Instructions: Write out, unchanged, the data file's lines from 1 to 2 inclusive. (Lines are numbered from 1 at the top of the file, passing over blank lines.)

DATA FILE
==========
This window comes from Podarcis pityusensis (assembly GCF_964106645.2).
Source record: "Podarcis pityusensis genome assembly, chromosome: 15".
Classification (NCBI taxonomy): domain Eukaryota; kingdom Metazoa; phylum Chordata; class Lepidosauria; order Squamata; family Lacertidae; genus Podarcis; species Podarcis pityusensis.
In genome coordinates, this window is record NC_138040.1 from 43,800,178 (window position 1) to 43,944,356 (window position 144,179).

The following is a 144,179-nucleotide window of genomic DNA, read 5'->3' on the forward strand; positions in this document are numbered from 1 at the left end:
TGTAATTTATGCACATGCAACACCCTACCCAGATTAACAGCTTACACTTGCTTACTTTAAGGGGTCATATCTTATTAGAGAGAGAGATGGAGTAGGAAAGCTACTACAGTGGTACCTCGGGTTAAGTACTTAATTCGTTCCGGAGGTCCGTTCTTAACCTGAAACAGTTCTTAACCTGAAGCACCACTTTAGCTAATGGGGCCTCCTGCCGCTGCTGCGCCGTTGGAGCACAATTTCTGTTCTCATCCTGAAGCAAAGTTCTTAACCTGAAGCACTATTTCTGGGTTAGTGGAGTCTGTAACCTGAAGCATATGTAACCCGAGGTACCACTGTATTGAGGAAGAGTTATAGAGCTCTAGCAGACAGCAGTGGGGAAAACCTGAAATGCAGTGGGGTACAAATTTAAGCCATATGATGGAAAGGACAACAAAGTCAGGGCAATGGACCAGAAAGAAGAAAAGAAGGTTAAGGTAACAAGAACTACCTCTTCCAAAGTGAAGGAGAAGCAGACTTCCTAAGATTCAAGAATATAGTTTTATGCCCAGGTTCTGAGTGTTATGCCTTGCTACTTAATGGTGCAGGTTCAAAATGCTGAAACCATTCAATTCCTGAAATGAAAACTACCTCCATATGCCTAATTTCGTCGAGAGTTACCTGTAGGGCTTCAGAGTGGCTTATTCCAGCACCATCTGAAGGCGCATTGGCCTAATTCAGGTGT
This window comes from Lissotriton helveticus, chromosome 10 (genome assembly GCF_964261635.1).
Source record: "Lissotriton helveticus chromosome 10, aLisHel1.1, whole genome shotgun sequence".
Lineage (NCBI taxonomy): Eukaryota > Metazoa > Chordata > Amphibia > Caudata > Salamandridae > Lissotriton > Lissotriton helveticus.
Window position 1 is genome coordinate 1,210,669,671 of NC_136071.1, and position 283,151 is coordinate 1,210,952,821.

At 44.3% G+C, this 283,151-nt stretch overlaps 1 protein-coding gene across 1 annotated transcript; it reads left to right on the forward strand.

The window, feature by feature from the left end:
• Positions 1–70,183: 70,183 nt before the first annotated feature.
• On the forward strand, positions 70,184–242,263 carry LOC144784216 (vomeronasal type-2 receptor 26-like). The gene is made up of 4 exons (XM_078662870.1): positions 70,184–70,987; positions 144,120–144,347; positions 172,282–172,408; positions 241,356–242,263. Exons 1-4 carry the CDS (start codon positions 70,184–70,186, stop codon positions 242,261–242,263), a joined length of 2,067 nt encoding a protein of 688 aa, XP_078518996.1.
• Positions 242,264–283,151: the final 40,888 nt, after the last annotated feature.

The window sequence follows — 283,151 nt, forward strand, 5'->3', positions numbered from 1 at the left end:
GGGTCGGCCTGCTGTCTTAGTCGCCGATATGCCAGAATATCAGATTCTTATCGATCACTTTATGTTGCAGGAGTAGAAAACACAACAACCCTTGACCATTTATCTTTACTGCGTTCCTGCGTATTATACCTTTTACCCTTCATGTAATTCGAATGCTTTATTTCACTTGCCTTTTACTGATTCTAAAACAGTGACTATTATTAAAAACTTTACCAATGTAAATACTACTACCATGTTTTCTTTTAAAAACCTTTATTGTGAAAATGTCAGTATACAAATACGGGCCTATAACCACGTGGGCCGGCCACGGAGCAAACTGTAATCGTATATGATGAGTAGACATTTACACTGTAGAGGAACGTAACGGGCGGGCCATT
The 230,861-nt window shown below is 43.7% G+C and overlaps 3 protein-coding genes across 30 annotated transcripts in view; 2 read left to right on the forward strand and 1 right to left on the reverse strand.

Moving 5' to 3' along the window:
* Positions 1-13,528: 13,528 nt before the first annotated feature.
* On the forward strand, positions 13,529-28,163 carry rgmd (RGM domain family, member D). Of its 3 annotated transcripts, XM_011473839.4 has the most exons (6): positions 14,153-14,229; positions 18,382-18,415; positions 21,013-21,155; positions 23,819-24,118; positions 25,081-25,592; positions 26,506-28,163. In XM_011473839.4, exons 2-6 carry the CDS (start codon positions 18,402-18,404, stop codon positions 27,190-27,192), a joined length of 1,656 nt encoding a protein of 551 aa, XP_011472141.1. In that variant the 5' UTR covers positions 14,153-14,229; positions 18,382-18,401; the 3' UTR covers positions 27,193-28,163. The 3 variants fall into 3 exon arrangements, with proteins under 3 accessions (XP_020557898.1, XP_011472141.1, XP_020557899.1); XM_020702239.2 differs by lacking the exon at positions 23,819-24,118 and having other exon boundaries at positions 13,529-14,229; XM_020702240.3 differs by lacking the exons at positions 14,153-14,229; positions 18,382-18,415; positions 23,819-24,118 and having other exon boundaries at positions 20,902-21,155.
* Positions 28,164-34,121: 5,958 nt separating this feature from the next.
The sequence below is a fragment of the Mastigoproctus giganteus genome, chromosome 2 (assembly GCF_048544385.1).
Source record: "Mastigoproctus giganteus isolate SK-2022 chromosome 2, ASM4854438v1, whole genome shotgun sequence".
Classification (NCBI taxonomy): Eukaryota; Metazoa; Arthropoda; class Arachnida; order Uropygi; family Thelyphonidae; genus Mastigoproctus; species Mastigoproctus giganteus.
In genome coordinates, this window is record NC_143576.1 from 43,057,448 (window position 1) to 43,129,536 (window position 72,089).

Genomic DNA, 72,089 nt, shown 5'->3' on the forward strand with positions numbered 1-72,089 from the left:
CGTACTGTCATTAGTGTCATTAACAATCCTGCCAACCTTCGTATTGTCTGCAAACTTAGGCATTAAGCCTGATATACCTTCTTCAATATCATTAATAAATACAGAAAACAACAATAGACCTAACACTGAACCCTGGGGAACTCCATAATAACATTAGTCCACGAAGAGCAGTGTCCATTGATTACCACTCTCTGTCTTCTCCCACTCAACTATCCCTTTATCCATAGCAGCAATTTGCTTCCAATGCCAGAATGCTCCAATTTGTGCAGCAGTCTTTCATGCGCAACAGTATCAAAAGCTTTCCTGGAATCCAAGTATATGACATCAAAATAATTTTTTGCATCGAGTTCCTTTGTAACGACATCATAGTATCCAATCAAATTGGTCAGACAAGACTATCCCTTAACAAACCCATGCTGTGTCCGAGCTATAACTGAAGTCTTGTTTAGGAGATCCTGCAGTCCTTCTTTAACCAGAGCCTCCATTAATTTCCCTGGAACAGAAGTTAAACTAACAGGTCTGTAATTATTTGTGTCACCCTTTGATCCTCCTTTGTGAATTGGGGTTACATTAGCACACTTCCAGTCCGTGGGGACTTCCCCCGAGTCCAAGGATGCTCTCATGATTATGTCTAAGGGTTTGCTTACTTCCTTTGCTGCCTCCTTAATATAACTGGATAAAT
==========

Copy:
This window comes from Podarcis pityusensis (assembly GCF_964106645.2).
Source record: "Podarcis pityusensis genome assembly, chromosome: 15".